Cloud computing makes an impact in healthcare, patient data
Amid the several changes that healthcare in the United States has undergone in the last few years, cloud computing could prove to be among the most impactful. Many forward-looking healthcare providers have already started implementing cloud solutions in an effort to see how they can make healthcare more efficient and (hopefully) more affordable.
As access to healthcare widens, providers need to adapt and make their operations more agile and efficient. Using emerging cloud and other IT solutions will be one major step toward achieving that end.
Patient data storage
One area where cloud computing stands to deliver the greatest benefits is in storing patient health data. Healthcare Global reported that one way healthcare providers will tap into the potential of cloud services is in the efficient storage of patient data. Despite security concerns, it is inevitable that massive amounts and diverse types of data that will be collected due to the increasing number of patients will eventually need to be stored somewhere.
Healthcare providers looking to improve efficiency and lower costs will feel the mounting pressure that comes with storing all of the data on their premises. Security in the cloud is far from perfect, but one could say the same about on-site data storage solutions as well. Healthcare Global noted that early movers have already migrated to the cloud and are reaping the benefits it brings. Providers who want to remain competitive will have to make that move.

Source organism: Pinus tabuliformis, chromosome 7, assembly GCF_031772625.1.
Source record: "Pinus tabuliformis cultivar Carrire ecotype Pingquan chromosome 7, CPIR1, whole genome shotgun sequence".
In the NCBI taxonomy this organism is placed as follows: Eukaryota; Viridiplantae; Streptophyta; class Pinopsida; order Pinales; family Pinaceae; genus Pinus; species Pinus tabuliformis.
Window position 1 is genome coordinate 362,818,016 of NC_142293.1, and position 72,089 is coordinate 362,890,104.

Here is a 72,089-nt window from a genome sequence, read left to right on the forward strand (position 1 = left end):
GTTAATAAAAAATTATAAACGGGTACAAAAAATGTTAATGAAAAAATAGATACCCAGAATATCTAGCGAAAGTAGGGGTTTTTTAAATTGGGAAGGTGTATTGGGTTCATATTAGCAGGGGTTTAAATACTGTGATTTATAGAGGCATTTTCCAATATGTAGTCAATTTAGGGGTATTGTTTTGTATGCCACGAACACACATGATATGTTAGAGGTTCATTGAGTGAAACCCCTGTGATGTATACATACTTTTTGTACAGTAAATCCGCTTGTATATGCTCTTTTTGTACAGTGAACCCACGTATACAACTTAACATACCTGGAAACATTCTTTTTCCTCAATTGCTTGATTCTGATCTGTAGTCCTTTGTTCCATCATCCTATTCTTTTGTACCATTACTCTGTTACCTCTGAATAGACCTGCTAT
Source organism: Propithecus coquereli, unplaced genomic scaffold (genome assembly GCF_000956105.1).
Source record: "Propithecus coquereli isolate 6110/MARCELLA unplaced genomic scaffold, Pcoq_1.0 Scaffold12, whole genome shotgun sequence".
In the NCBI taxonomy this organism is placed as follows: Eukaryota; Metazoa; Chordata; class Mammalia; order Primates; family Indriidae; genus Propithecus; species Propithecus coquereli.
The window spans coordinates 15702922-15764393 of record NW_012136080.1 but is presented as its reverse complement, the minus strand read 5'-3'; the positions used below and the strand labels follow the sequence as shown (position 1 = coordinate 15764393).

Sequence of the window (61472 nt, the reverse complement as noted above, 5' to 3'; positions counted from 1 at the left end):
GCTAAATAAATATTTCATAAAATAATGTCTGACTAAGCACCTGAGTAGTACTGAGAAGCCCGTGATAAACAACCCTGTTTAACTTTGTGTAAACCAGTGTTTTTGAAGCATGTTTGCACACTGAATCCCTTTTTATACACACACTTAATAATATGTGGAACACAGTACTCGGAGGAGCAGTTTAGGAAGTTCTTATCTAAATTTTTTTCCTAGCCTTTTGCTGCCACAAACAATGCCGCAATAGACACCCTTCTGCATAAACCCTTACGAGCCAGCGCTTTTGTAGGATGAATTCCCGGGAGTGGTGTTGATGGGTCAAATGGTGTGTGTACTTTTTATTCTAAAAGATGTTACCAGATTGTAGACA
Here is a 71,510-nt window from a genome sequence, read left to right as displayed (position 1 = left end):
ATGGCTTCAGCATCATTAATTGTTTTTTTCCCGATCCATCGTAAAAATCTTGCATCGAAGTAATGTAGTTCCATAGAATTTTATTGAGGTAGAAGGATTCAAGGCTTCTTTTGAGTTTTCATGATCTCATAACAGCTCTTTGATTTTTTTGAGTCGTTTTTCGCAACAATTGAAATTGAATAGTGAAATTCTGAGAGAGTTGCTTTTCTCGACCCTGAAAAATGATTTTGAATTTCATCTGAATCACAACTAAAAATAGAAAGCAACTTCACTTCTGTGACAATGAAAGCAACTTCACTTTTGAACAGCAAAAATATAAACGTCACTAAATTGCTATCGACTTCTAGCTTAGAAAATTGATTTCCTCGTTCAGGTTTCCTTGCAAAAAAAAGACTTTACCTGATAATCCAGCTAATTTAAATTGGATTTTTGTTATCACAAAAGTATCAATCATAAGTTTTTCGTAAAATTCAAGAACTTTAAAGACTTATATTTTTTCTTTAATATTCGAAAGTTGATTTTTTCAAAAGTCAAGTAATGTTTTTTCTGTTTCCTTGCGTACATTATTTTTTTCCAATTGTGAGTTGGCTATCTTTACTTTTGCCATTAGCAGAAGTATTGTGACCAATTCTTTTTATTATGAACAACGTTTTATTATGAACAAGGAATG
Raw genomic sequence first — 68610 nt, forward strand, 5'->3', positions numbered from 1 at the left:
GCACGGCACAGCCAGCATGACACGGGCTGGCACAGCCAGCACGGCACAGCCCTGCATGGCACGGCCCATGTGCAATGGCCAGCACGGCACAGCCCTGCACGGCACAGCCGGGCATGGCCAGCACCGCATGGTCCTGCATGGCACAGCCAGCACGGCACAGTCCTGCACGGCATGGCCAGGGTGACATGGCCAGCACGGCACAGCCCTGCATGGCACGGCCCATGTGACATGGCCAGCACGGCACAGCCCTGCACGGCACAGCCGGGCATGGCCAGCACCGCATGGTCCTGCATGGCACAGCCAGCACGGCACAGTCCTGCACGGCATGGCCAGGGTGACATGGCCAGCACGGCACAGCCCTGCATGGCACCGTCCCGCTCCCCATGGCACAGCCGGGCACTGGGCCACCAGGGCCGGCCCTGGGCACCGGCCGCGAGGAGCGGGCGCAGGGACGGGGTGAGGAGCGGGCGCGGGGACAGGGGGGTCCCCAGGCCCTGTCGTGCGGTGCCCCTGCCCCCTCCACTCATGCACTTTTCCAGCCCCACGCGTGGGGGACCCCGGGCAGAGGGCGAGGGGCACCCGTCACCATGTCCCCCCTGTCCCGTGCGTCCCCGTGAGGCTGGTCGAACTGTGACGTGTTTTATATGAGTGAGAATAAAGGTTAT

Patient data analysis
Sharing patient data among all healthcare providers can be the impetus behind massive breakthroughs in how certain diseases are analyzed and treated. The Wall Street Journal reported that the sharing of data gleaned from 25 participants helped healthcare professionals track the progress of treatments for Parkinson's Disease. Data from each participant – 300 data points per second – was uploaded to a central server. The data obtained from these kinds of projects can help health workers better understand diagnoses, the results of certain treatments and the progression of the disease in a wide variety of patients.
Research into cancer treatments is also poised to benefit from patient data sharing through the cloud. The Washington Post reported that researchers at Johns Hopkins University are collaborating with Toshiba, a Tokyo-based technology company, to use analytics as a tool in cancer treatments.
"The two plan to use data analytics to compare individual patients to others with similar physical make-up and history, and, when appropriate, adjust treatment plans based on the outcomes of past patients," the report said.